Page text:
May 17th is National Pack Rat Day, and day meant to encourage us all to do a little spring cleaning.
The term pack rat comes from the bushy-tailed woodrat, a rodent known for dragging just about anything and everything off to its nest. Calling a person a pack rat dates from the 1880s. You probably know someone who has a tendency to accumulate lot of stuff. Their drawers and closets are filled to bursting, and when they do get organized, it's often to make room for even more stuff.
We've collected a stash of terms associated with the urge to accumulate. And if that's not enough, check out this list: Gimme, Gimme Gimme.
stockpile and cache
Words like stockpile and cache have a militaristic tone which lends a certain gravitas to the practice, never mind if what is being stockpiled is an assortment of every spork ever made or the full run of Alf stickers in their original packaging. Stockpile originally referred to the amount of coal piled up in reserve. Cache comes from French Canadian trapper's slang for "hiding place". The term later came to refer to the hidden items as well as the actual hiding place itself.
garner, accrue, hoard, and accumulate
Garner is a word that is usually used in the sense of picking up or gathering, as in the phrase "to garner praise." It originated in the late 15th century, meaning "to store grain." Although farmers set out intentionally to store grain, these days garner is more often used with a sense of chance or lack of intentionality, usually with positive connotations. If you're a serious fillmmaker, you might not set out on a project to please critics, but garnering good reviews certainly helps your prospects as an artist.
Accrue is another word with a similar passive sense like garner. Accrue means to "gain by increment" and emphasizes the slow growth of carefully maintained and curated collections. The value of an object may accrue without the collector doing anything at all, other than keeping it over a period of time.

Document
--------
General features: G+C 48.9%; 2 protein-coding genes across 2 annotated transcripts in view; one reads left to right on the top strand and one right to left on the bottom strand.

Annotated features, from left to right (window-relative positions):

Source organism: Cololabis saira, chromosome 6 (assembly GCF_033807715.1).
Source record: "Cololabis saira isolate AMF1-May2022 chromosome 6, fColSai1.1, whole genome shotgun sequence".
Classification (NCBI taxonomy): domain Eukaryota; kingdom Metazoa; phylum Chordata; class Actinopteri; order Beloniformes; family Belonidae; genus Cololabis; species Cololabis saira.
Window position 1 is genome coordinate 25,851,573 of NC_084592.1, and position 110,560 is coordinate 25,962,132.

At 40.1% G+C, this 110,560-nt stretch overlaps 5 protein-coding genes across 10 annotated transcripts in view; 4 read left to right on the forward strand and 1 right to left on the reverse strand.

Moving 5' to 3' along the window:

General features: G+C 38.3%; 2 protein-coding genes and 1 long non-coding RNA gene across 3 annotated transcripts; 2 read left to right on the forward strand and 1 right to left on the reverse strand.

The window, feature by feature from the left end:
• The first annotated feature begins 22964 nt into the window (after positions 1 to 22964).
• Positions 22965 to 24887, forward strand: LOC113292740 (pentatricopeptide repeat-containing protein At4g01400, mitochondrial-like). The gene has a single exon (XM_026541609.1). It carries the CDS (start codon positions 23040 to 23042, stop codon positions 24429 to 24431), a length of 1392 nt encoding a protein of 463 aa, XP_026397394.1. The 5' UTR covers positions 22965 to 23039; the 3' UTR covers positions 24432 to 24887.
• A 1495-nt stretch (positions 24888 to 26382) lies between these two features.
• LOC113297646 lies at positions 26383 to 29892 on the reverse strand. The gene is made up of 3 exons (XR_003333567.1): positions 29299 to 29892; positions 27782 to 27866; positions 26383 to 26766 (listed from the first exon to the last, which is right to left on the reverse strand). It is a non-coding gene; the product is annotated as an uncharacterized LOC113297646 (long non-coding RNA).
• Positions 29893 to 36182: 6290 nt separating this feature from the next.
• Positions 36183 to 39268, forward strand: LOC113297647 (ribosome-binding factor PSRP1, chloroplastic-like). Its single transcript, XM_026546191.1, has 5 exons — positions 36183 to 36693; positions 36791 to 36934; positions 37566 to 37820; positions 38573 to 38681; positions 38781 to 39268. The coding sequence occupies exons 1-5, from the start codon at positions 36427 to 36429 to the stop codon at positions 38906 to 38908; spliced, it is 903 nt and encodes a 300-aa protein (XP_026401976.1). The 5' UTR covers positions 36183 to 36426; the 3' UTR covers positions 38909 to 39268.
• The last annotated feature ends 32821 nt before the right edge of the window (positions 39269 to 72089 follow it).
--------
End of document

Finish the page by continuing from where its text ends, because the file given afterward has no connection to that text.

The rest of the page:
If garner and accrue have relatively passive senses, they contrast with the verb hoard, which couldn't be more active. A hoard originally referred to "a treasure, a valuable stock or store." To hoard items is to zealously collect and vigilantly hold onto them. Hoard is often used to connote a somewhat obsessive degree of collecting.
Both hoarders and collectors accumulate a lot of stuff. Accumulate, a word from the early 16th century, literally means "to heap up, amass" from Latin cumulus, "heap." This is the same root that gives cumulus clouds their name, because the clouds resemble a big pile of fluffiness.
Perhaps the word that best sums up all this behavior is acquisition. Dating from the 14th century, this word contains an element derived from the Latin quaerere, which means "seek to obtain." Hoarders and collectors both seek to obtain many, many things that they see as desirable.
Whether you're a minimalist who lives by a less-is-more mantra, or are prone to squirrel away treasures for posterity, National Pack Rat Day is a good time for some self-reflection on what drives people (and rodents) to hold on to things.
Adam Cooper studied linguistics at Brandeis University and The University of Chicago. Since 2010, he has been working with The Endangered Language Alliance in New York City on documentation and preservation projects.Click here to read other articles by Adam Cooper
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